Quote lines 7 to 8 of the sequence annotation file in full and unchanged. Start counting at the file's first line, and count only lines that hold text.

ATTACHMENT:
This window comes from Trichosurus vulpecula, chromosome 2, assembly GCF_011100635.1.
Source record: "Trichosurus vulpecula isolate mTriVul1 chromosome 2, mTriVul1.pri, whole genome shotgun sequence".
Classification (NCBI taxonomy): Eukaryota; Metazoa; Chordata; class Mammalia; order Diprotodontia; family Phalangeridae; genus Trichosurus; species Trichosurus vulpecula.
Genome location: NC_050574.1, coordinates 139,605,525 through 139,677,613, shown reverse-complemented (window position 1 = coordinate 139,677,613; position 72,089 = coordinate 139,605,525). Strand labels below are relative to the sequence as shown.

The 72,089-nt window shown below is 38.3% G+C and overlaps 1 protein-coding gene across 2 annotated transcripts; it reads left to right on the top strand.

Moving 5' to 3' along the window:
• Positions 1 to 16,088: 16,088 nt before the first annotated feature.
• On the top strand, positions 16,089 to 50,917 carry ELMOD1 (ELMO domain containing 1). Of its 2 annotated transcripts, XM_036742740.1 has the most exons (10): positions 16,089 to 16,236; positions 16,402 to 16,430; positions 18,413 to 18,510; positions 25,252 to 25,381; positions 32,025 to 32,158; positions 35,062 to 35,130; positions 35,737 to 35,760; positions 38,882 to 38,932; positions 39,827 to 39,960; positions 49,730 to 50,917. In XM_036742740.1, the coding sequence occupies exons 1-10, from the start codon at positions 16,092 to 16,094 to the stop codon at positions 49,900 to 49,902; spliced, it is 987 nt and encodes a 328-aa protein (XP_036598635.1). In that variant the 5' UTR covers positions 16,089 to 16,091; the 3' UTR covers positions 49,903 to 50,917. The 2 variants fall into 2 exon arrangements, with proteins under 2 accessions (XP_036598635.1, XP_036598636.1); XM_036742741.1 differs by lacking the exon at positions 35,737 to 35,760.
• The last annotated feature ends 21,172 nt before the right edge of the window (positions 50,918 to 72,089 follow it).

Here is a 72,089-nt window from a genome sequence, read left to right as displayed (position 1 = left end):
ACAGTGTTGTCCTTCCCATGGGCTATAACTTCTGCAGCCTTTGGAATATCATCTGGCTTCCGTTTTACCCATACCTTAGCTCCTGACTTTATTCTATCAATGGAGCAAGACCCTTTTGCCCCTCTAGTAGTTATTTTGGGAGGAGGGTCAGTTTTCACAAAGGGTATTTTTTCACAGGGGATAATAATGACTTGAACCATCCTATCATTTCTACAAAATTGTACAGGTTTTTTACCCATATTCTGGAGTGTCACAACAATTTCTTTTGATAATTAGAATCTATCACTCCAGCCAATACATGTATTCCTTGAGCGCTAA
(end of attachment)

• Positions 1 to 16,088: 16,088 nt before the first annotated feature.
• On the top strand, positions 16,089 to 50,917 carry ELMOD1 (ELMO domain containing 1). Of its 2 annotated transcripts, XM_036742740.1 has the most exons (10): positions 16,089 to 16,236; positions 16,402 to 16,430; positions 18,413 to 18,510; positions 25,252 to 25,381; positions 32,025 to 32,158; positions 35,062 to 35,130; positions 35,737 to 35,760; positions 38,882 to 38,932; positions 39,827 to 39,960; positions 49,730 to 50,917. In XM_036742740.1, the coding sequence occupies exons 1-10, from the start codon at positions 16,092 to 16,094 to the stop codon at positions 49,900 to 49,902; spliced, it is 987 nt and encodes a 328-aa protein (XP_036598635.1). In that variant the 5' UTR covers positions 16,089 to 16,091; the 3' UTR covers positions 49,903 to 50,917. The 2 variants fall into 2 exon arrangements, with proteins under 2 accessions (XP_036598635.1, XP_036598636.1); XM_036742741.1 differs by lacking the exon at positions 35,737 to 35,760.